"Every single mining company has a 'zero harm' safety imperative in its values as well as in every one of its presentations," she says. "A lot of that comes down to communication and allowing work teams to understand where they are and what is happening, the visibility that is enabled through communications."
With the mining industry a relatively late adopter of technology, McGill says more thought leadership, rather than products, is what the industry can teach others.
"There's a lot of work in terms of multi-sector collaboration and innovation platforms where mining industry problems are being shown to people in other sectors," she says. "They're looking at the mining problems differently and bringing solutions from other sectors that the mining sector can adopt, and a lot faster."
Like other industries, mining struggles with siloed operations and lack of cooperation between specialised divisions. McGill is excited by the potential that integrating information technology (IT) and operational technology (OT) brings to the sector and sees a future where successful miners use their 'pain points' to their advantage.
This will mean a fair amount of reorganisation wherever there is overlap between IT and the OT world.
From challenge to opportunity
During her early days working underground, her immediate boss experienced an unfortunate back injury and she had to manage 25 drill rigs, the foreman who came with those drill rigs and the drilling program.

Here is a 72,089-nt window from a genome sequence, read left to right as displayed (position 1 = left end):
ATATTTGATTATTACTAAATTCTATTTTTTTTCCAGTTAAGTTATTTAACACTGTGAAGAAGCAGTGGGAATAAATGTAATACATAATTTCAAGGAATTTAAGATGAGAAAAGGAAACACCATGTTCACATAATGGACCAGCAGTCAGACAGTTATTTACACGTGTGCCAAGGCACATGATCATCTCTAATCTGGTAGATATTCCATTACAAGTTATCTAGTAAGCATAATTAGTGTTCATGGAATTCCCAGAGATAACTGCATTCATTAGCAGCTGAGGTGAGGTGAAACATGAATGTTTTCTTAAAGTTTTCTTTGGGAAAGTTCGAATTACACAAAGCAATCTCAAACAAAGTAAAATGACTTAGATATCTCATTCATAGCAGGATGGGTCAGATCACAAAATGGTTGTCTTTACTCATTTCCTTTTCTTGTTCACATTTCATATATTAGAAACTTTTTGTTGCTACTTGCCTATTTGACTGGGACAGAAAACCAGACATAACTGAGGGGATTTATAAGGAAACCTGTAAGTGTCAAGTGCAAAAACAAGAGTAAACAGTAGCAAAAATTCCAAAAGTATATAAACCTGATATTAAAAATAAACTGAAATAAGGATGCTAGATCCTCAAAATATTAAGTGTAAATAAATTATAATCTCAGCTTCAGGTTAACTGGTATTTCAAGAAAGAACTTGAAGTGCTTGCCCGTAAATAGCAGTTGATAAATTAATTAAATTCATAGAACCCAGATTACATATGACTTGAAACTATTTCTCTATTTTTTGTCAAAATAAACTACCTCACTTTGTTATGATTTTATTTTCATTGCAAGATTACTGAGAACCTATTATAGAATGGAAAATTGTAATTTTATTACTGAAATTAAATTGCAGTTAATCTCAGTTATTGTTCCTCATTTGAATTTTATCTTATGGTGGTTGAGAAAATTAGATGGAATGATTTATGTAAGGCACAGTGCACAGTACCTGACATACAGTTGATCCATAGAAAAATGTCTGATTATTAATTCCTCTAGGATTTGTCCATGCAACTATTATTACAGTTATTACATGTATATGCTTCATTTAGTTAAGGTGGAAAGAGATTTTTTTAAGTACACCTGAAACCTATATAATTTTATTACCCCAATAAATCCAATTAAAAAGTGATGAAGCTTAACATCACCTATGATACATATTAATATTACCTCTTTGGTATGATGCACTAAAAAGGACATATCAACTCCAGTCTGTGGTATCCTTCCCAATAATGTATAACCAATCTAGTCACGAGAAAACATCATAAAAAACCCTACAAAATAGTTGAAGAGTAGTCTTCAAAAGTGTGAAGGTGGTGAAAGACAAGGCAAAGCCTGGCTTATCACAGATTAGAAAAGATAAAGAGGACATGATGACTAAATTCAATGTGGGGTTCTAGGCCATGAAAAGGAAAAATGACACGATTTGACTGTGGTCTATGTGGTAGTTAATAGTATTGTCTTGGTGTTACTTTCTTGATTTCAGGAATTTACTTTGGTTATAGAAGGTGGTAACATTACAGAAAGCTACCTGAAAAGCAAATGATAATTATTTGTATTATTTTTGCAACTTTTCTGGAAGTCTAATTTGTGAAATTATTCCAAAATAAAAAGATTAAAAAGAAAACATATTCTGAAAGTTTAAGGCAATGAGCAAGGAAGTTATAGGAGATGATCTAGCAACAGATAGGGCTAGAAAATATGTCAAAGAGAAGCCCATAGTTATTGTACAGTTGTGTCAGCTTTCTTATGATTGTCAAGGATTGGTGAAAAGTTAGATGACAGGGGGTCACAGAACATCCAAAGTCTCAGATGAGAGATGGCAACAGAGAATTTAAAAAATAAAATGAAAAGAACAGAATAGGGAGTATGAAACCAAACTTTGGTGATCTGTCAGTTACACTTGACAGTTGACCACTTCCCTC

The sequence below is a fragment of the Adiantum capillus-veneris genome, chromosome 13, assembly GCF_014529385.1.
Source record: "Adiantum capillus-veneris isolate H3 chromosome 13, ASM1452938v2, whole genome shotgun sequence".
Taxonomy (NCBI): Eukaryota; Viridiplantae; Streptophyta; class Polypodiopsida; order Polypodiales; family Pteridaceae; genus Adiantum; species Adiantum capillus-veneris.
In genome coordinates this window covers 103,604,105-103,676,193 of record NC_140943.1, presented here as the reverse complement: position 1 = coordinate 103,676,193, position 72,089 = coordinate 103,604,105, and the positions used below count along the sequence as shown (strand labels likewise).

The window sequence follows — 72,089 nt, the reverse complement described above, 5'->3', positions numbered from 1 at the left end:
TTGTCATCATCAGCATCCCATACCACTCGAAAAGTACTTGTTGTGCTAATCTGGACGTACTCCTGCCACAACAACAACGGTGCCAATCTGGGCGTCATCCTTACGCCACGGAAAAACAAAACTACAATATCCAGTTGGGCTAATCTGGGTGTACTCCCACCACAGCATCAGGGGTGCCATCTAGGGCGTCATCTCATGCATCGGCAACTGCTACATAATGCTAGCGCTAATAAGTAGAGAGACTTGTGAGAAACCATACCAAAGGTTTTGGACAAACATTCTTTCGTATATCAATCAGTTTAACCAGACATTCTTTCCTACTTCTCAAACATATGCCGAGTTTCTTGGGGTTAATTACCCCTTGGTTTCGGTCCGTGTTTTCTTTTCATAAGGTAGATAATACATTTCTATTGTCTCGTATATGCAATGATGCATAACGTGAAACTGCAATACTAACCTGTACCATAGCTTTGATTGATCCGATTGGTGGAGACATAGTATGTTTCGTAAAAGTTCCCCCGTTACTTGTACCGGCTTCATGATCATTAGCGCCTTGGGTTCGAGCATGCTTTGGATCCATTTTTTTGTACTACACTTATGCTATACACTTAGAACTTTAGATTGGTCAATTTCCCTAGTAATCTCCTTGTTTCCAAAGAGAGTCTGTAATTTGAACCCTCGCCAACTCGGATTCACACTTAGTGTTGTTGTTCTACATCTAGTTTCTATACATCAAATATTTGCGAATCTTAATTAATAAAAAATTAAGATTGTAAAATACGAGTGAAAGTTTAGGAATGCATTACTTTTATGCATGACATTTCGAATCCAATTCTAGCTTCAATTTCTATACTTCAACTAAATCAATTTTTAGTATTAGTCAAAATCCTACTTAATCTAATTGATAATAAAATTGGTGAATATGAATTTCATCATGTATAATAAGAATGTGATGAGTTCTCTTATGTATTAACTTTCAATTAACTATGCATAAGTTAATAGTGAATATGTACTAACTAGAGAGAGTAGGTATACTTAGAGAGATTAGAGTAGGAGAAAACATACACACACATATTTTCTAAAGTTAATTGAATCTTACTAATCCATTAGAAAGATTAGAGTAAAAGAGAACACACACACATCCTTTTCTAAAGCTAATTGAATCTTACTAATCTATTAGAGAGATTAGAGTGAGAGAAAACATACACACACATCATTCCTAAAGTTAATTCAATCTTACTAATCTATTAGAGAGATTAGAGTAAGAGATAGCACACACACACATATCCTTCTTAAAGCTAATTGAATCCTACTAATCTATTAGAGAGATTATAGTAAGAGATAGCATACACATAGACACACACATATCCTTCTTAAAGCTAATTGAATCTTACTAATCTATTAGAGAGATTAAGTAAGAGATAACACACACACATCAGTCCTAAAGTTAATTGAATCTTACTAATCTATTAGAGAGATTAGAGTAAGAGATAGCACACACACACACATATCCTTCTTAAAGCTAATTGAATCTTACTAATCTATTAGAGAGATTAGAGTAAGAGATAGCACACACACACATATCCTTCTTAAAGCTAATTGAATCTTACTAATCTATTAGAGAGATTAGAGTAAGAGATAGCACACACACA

"At first, that could be a challenge and seem to be overwhelming," McGill says. "I turned it into a growth and educational experience by telling the general manager on the site I wanted to spend a Saturday drilling underground, so I did."
Her co-workers thought she was mad, but McGill used the experience to learn how the drill rigs work.
"I discovered what the critical pain points were for the drillers so they could no longer pull the wool over my eyes and I could then manage that program better," she says.
Process, skills and the industry's future
With mining requiring a broad range of skill sets, from underground drillers to data scientists, minerals extraction of the future will depend more on process engineering, not adopting technology for the sake of it.
Throughout her career, McGill has seen mines take on all different types of technology, often without a concerted approach to applying it, and believes better process management is vital to successful change and making use of necessary skill sets.
McGill says mining will require more STEM skills, science, technology, engineering and mathematics. However, as mines are often in remote locations, it is not always easy to employ the necessary knowledge workers.
As mining makes the transition into a more technology-intensive industry, the skill sets needed will also transform. And as the industry integrates more technology, mining companies will need a far broader skills base, including people who may not necessarily have initially foreseen how their skills could be applied in the mining sector.
Adopting STEM skills in mining is a central way the sector can drive change, pursue ground breaking research and provide new opportunities.